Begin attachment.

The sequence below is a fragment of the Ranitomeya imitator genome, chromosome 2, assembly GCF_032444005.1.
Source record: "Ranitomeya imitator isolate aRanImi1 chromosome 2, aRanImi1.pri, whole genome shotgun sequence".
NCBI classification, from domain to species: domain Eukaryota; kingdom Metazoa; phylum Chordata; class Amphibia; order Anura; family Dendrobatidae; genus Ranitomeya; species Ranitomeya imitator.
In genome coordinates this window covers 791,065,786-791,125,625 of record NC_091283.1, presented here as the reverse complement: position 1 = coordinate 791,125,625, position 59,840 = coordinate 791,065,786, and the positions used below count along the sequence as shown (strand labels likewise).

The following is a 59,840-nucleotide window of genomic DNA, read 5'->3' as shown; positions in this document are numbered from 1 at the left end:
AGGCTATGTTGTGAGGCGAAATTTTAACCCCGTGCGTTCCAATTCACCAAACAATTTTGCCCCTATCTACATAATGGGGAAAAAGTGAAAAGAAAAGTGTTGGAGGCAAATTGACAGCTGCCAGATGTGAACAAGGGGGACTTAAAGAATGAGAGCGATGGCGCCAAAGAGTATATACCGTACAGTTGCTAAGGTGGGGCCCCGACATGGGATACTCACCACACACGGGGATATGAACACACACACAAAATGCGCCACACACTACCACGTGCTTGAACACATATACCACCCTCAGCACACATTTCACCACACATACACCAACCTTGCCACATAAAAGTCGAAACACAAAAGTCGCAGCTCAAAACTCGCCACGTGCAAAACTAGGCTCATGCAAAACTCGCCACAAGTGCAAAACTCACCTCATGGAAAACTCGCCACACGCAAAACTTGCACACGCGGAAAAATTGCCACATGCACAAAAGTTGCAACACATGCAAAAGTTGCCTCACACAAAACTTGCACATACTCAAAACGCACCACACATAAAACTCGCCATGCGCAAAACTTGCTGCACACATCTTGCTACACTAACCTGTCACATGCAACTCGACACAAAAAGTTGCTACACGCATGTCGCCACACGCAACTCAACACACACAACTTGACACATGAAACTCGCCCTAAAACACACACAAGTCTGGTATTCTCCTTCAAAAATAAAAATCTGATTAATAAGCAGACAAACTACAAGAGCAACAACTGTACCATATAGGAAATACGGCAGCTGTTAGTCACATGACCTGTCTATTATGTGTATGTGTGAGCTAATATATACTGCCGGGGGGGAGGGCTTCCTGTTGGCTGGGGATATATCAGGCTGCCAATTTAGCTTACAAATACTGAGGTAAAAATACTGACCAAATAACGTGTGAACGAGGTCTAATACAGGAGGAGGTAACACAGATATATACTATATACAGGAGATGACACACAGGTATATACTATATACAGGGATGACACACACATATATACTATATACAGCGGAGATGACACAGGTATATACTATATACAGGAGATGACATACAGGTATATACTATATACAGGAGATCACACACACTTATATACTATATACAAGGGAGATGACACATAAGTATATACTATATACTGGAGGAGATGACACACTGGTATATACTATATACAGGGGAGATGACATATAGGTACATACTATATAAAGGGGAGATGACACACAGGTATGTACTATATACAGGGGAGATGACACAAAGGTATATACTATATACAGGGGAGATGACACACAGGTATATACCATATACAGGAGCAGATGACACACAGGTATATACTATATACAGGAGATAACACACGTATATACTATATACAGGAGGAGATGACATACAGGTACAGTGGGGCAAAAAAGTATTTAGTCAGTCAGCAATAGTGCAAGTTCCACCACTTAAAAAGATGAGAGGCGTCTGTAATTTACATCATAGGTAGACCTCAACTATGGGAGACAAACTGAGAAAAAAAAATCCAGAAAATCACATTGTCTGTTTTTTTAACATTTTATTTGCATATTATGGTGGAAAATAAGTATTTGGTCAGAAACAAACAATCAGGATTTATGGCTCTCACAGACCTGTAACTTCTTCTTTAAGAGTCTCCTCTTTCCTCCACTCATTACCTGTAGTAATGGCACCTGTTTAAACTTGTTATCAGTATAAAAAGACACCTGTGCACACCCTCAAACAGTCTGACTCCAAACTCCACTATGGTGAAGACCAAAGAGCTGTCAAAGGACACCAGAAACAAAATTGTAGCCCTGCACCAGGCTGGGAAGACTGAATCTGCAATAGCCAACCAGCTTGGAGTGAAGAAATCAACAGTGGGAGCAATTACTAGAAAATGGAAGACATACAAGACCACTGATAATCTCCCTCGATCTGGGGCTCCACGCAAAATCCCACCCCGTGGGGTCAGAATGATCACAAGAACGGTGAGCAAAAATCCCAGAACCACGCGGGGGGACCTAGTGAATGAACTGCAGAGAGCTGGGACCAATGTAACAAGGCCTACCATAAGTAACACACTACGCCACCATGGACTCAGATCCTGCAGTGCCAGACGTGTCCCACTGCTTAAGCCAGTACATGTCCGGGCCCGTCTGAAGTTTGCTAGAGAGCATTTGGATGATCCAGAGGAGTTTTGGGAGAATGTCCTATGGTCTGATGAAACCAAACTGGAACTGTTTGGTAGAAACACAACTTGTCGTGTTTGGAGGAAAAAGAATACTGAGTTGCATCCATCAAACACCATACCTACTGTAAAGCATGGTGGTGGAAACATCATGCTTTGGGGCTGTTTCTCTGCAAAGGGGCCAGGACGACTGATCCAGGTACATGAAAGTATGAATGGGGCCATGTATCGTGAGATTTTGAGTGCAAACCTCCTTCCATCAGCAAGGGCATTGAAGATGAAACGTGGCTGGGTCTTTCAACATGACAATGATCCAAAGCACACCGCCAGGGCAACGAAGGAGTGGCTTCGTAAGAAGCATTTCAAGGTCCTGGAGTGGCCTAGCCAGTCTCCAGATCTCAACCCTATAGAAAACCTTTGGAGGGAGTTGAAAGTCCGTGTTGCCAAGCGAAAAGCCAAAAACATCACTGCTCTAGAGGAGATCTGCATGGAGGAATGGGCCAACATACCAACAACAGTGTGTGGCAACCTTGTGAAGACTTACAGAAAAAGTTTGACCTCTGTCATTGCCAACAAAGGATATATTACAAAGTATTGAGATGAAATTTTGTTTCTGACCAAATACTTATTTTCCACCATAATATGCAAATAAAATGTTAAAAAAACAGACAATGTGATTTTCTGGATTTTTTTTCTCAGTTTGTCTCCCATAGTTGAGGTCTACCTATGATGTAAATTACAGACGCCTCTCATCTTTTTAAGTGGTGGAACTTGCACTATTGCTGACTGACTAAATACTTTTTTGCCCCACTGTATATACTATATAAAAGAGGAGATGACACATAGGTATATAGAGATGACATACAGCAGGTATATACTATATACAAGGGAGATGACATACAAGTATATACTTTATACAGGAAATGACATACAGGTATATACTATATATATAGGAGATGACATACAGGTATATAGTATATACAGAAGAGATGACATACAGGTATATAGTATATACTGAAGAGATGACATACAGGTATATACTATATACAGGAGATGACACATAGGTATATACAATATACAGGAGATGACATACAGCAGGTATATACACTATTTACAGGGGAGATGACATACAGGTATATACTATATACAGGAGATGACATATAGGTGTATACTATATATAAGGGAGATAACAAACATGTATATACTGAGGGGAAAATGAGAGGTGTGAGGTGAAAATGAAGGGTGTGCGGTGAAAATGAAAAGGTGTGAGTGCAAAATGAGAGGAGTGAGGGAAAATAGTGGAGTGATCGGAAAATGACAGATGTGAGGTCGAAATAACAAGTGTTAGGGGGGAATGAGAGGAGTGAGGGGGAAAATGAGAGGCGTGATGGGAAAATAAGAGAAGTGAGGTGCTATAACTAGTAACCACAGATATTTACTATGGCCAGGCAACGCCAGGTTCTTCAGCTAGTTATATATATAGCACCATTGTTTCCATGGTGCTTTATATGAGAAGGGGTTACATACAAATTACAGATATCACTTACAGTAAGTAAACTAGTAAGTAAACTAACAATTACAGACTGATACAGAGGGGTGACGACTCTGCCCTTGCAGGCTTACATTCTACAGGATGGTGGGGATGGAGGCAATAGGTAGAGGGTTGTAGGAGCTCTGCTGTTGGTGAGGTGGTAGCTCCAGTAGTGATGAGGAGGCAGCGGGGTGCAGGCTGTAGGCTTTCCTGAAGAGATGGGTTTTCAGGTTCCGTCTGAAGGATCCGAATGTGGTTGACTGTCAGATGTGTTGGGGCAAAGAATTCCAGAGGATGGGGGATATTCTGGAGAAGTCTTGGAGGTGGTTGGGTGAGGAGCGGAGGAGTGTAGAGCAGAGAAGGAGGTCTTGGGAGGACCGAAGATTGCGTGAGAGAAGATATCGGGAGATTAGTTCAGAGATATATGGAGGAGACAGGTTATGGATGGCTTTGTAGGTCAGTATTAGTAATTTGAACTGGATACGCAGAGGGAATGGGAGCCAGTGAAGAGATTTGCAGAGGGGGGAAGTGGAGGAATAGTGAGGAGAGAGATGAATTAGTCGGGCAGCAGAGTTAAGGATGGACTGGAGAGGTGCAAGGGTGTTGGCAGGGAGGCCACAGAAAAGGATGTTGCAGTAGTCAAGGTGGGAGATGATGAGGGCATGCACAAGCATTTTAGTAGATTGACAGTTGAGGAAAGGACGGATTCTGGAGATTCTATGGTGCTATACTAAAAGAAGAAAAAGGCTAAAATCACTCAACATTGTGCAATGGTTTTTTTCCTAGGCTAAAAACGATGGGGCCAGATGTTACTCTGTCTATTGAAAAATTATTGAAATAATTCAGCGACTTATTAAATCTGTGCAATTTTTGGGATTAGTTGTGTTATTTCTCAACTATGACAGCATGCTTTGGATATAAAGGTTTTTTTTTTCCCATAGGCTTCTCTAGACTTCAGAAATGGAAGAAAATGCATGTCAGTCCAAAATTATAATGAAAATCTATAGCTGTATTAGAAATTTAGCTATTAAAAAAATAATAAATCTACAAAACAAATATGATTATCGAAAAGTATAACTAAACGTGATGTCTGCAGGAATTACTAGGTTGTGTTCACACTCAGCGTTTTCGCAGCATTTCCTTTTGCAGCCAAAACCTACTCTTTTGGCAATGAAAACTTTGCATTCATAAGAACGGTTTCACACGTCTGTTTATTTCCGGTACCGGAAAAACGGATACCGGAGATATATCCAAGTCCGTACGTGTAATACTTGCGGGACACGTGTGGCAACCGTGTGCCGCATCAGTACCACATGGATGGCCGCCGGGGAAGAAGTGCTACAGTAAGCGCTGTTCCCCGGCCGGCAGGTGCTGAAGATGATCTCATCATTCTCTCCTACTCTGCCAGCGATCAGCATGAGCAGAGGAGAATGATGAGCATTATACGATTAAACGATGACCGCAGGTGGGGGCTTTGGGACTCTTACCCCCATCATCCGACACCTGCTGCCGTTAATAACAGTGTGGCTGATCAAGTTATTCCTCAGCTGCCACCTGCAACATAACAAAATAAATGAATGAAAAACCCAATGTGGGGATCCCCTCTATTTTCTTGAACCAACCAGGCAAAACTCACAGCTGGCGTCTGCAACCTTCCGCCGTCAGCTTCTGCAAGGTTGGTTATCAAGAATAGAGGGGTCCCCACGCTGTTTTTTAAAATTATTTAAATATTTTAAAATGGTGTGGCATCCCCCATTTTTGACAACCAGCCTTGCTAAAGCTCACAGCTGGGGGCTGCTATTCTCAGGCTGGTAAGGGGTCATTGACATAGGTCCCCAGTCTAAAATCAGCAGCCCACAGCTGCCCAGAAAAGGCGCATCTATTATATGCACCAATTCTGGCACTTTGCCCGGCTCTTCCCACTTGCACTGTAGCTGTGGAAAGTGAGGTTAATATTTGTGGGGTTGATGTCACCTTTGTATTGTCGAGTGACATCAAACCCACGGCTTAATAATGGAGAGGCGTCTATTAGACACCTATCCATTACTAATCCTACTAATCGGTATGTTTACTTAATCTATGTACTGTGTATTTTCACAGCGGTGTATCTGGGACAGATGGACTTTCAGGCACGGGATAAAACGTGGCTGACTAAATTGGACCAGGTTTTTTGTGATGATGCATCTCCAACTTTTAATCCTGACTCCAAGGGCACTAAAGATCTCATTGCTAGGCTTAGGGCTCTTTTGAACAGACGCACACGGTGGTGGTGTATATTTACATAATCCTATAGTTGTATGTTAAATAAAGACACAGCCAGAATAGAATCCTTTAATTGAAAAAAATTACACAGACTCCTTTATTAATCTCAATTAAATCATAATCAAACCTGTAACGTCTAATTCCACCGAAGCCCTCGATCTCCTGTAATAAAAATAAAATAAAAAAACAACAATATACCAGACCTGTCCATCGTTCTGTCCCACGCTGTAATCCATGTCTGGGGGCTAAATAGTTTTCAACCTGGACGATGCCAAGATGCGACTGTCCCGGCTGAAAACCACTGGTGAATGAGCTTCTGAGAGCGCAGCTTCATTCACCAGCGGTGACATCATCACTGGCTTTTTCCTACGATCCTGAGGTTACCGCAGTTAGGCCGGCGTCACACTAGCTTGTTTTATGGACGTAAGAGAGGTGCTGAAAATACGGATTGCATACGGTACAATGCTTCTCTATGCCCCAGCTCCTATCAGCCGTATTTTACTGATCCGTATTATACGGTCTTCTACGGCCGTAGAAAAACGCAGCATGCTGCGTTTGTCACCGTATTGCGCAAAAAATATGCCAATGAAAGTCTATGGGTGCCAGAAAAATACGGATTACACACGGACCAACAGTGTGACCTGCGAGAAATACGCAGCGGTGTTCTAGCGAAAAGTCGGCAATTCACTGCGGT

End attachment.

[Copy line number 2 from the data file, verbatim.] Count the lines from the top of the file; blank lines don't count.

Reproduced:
Source record: "Ranitomeya imitator isolate aRanImi1 chromosome 2, aRanImi1.pri, whole genome shotgun sequence".